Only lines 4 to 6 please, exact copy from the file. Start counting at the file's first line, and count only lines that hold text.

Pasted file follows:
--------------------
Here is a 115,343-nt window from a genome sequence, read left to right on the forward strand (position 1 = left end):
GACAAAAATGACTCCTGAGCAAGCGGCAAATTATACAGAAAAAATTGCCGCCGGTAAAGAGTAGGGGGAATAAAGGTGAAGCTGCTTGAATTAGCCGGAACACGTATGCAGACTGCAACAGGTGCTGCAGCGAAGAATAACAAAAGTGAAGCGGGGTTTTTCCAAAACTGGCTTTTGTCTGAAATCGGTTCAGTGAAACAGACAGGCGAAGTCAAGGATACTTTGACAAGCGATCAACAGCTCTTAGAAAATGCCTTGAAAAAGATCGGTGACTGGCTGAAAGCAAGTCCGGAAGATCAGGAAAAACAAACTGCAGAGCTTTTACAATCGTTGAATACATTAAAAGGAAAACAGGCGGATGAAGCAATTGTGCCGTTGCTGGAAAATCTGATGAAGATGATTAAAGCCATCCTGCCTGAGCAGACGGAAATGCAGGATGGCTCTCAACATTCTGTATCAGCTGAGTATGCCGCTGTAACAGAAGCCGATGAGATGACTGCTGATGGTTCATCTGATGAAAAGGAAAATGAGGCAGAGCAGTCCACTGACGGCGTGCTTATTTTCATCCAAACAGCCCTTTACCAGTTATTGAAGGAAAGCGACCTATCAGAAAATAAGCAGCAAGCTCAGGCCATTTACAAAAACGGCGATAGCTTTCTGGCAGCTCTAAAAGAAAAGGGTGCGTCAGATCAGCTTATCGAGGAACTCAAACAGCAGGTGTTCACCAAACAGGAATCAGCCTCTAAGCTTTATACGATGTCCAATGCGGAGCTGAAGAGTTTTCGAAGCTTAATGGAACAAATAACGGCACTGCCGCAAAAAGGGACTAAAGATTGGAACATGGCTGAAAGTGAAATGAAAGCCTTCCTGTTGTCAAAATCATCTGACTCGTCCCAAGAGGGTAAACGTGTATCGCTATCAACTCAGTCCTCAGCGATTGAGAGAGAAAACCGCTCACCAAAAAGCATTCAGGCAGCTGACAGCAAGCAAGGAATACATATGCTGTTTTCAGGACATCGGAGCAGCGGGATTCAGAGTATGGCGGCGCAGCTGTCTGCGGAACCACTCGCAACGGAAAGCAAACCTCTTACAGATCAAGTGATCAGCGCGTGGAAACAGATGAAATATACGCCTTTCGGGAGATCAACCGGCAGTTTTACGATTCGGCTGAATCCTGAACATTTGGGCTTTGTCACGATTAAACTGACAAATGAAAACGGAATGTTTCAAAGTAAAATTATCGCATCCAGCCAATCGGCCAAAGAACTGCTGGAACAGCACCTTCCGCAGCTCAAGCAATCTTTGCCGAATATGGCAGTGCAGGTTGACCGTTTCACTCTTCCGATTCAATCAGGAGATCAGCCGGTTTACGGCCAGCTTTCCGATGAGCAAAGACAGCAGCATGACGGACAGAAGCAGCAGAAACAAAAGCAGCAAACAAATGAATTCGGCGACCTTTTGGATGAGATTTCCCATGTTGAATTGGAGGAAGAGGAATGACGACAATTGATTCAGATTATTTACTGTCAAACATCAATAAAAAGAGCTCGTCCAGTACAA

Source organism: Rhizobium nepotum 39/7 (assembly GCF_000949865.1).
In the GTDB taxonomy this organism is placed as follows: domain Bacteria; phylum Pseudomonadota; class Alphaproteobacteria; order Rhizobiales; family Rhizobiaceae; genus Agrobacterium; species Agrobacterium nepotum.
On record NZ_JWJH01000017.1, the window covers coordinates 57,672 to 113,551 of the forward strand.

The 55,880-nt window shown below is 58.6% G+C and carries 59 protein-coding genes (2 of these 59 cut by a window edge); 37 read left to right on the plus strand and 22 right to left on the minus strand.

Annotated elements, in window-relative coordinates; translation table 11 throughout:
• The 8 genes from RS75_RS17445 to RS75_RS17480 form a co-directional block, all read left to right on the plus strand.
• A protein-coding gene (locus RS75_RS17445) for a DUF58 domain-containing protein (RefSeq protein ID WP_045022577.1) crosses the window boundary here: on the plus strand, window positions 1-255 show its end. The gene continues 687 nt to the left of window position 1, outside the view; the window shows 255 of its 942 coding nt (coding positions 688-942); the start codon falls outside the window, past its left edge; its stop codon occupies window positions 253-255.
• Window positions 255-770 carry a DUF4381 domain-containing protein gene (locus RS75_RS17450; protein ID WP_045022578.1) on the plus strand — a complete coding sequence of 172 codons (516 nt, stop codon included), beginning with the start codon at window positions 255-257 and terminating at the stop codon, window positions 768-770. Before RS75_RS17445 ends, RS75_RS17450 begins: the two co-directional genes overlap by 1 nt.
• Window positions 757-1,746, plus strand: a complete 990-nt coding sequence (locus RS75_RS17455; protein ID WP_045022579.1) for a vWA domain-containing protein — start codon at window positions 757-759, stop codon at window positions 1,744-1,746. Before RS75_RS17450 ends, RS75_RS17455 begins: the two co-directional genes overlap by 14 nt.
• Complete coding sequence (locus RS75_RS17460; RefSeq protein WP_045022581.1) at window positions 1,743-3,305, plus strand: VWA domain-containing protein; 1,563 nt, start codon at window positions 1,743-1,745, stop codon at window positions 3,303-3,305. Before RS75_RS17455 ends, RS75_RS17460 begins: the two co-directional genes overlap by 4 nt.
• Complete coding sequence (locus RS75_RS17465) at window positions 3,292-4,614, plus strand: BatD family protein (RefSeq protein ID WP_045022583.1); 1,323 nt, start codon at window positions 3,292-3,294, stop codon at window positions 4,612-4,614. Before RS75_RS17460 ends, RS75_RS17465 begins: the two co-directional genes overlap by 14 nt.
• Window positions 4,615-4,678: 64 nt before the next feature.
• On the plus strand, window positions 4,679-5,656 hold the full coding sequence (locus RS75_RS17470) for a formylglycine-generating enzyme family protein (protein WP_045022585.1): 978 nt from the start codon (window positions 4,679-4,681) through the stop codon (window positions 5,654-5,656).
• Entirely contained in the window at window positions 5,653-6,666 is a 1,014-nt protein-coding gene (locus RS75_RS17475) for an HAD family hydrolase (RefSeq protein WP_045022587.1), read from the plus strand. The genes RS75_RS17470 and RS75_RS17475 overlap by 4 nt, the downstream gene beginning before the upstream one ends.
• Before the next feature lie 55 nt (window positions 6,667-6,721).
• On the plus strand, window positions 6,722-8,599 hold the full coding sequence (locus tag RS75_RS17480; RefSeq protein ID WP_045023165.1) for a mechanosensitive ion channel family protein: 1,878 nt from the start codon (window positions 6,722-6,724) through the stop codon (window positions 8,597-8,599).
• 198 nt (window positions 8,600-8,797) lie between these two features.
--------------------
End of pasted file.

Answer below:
In the GTDB taxonomy this organism is placed as follows: domain Bacteria; phylum Pseudomonadota; class Alphaproteobacteria; order Rhizobiales; family Rhizobiaceae; genus Agrobacterium; species Agrobacterium nepotum.
On record NZ_JWJH01000017.1, the window covers coordinates 57,672 to 113,551 of the forward strand.

The 55,880-nt window shown below is 58.6% G+C and carries 59 protein-coding genes (2 of these 59 cut by a window edge); 37 read left to right on the plus strand and 22 right to left on the minus strand.